As anyone able to tear themselves away from hurricane bulletins last week knows, credit reporting bureau Equifax shared the news that the personal information of 143 million Americans was compromised earlier this year. Yet while plenty of companies, including Equifax itself, are happy to give or sell you credit monitoring services after such a massive breach, that doesn’t mean you should take them up on it.
The Equifax breach isn’t the largest in in history; that dubious honor goes to Yahoo, which had the login details of more than 1 billion accounts stolen on its watch.
This was, however, the largest known breach of data that’s useful to identity thieves. Information that was taken includes:
• Dates of birth
• Social Security numbers
• Driver’s license numbers
The information stolen could be used for anything from filing a tax return in your name to taking out loans and credit card accounts.
Credit monitoring: Don’t bother
People with common sense have criticized Equifax for using the breach to sell its own identity theft protection services. The company is offering victims a year of its TrustedID credit-monitoring service.
(NOTE: When the service was originally launched, it included a mandatory binding arbitration clause for disputes over TrustedID, meaning users gave up their right to sue if something goes wrong with TrustedID. However, on Sept. 11, responding to days of consumer outcry, Equifax changed the terms and conditions for breach victims signing up for TrustedID, and no longer requires them to agree to mandatory binding arbitration. People who purchase this monitoring service outside of the data breach site are still subject to this condition.)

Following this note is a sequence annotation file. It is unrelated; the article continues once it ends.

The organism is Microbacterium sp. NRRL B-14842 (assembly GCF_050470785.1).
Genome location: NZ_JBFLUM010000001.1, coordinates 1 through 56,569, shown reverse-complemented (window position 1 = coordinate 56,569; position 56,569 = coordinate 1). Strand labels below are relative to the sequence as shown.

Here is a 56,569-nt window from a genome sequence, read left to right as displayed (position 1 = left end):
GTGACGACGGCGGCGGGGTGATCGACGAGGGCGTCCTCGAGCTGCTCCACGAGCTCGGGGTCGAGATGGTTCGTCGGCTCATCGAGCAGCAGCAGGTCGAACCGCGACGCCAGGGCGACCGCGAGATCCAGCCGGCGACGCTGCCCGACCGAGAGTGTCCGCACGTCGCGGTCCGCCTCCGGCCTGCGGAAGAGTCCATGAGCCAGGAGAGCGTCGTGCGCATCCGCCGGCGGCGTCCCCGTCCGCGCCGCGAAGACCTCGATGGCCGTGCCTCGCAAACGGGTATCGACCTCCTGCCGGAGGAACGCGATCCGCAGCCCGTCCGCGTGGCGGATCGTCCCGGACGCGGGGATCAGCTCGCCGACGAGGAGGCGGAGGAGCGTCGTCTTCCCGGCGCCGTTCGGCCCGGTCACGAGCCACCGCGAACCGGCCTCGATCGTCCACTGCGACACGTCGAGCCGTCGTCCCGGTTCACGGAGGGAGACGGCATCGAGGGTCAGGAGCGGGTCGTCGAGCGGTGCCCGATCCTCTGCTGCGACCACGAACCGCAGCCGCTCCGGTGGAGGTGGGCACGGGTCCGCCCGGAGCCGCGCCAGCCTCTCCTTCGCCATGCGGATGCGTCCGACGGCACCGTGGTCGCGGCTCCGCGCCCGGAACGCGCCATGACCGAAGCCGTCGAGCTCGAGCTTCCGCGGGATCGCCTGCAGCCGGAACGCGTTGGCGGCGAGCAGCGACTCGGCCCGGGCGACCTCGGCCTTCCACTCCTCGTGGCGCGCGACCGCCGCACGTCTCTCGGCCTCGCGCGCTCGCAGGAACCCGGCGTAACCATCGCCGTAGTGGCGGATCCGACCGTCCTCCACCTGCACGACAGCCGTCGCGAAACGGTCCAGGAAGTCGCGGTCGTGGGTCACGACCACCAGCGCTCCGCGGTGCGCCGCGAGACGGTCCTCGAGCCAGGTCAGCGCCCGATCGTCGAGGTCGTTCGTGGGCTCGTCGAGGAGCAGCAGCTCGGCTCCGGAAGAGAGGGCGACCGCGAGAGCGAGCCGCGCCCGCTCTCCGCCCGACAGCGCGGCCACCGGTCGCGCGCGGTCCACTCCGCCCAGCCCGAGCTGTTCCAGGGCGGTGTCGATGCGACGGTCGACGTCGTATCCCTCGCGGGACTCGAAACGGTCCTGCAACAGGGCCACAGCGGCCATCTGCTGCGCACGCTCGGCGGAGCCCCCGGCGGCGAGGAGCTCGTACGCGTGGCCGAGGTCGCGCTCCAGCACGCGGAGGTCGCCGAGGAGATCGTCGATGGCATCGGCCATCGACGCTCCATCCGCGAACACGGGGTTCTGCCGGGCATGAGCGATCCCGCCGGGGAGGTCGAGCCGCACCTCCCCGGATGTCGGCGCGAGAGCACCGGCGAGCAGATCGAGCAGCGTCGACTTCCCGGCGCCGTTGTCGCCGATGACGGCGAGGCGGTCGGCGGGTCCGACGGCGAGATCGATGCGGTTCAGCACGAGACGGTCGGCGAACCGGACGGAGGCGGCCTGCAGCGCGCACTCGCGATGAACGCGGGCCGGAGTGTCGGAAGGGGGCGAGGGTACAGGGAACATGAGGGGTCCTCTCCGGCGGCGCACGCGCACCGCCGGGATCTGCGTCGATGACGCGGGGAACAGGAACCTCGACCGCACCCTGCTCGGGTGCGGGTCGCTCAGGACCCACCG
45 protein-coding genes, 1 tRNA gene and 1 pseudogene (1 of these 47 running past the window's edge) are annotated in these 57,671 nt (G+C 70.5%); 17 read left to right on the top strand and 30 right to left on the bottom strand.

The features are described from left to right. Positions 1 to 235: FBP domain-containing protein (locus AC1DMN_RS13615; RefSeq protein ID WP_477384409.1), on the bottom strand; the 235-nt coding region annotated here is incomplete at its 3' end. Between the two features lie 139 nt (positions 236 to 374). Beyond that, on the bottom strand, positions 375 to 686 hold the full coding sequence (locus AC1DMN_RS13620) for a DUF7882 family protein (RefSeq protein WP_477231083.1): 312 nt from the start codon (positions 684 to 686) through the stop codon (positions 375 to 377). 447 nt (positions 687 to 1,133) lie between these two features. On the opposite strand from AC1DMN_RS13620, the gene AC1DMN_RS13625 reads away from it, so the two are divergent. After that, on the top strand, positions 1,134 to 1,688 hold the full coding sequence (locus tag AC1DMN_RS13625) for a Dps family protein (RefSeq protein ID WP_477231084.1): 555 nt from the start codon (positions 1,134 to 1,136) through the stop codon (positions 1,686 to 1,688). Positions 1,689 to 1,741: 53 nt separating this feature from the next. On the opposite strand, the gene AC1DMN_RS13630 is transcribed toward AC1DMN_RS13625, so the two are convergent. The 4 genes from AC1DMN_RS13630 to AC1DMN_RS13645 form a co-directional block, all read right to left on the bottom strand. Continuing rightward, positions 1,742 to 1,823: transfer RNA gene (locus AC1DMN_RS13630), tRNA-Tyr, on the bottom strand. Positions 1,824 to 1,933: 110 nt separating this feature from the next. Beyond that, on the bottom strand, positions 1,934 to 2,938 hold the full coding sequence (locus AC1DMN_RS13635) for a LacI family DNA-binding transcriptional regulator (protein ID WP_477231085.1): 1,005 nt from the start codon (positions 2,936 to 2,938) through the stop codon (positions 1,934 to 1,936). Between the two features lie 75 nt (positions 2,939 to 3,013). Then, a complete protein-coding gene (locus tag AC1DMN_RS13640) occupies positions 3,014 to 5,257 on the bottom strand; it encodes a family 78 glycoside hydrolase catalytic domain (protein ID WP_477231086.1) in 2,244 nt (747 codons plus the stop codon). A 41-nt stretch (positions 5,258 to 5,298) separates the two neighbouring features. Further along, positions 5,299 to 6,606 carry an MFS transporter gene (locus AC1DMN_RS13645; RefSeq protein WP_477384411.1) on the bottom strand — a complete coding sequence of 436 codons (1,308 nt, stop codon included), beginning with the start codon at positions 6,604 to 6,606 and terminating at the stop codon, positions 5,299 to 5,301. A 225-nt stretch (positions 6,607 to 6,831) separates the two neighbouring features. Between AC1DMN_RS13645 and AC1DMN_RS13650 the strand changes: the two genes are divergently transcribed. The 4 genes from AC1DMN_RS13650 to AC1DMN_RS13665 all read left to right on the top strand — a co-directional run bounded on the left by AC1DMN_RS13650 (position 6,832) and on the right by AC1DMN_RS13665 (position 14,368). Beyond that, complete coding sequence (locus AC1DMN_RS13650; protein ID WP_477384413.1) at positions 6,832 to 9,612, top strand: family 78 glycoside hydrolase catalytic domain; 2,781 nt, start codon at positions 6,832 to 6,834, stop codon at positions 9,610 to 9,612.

Post-breach credit monitoring services are a thriving mini-industry. Equifax is one of the financial services companies providing these services that benefits whenever there’s a credit card or personal data breach, since firms routinely offer identity theft protection as part of a standard apology package after a breach of personal data and/or payment card numbers.
The problem with such services is that they don’t prevent anyone from stealing your personal data or opening accounts in your name. They just let you know a little bit faster when it happens.
You can enroll in the services that Equifax is offering if you want to, but be sure to remember to cancel them or to not renew them when the free year is up.
Placing a freeze on your accounts is an important step if you’re concerned that you might be a victim of identity theft or another financial crime. Here’s how to do it. It isn’t foolproof, but it is cheaper and more secure than paying monthly or yearly for credit monitoring services. It costs up to $12 per credit bureau, but there’s no cost for residents of some states.
Read more: My Identity Was Stolen, Then TransUnion Let The Fraudster Unfreeze My Accounts
A freeze should prevent anyone from opening accounts under your name, including you. This might be good if you want to keep yourself from opening any new credit cards, but can also be inconvenient. So you should probably hold off on placing a freeze if you’re planning to apply for a mortgage, auto loan, or other major debt instrument in the next few weeks.
Users who had frozen their Equifax reports have noted that their PINs, the codes used to lift the freeze and open the credit report up for queries and opening new accounts, were simply a timestamp of when they requested the freeze.
The company switched to assigning random numbers only after customers pointed this out.
“We understand and appreciate that consumers have questions about how a PIN is currently generated for a consumer initiating an Equifax security freeze solution. All consumers placing a security freeze will be provided a randomly generated PIN,” the company’s site for breach information now says.
One customer recounted to The New York Times that he found himself explaining credit freezes and PINs to a representative at the Equifax call center. While it’s good that the company has put as many people on the call floor as possible to help customers, it shouldn’t be up to customers to train them.
(Story has been updated to include latest information regarding arbitration clause.)
Editor's Note: This article originally appeared on Consumerist.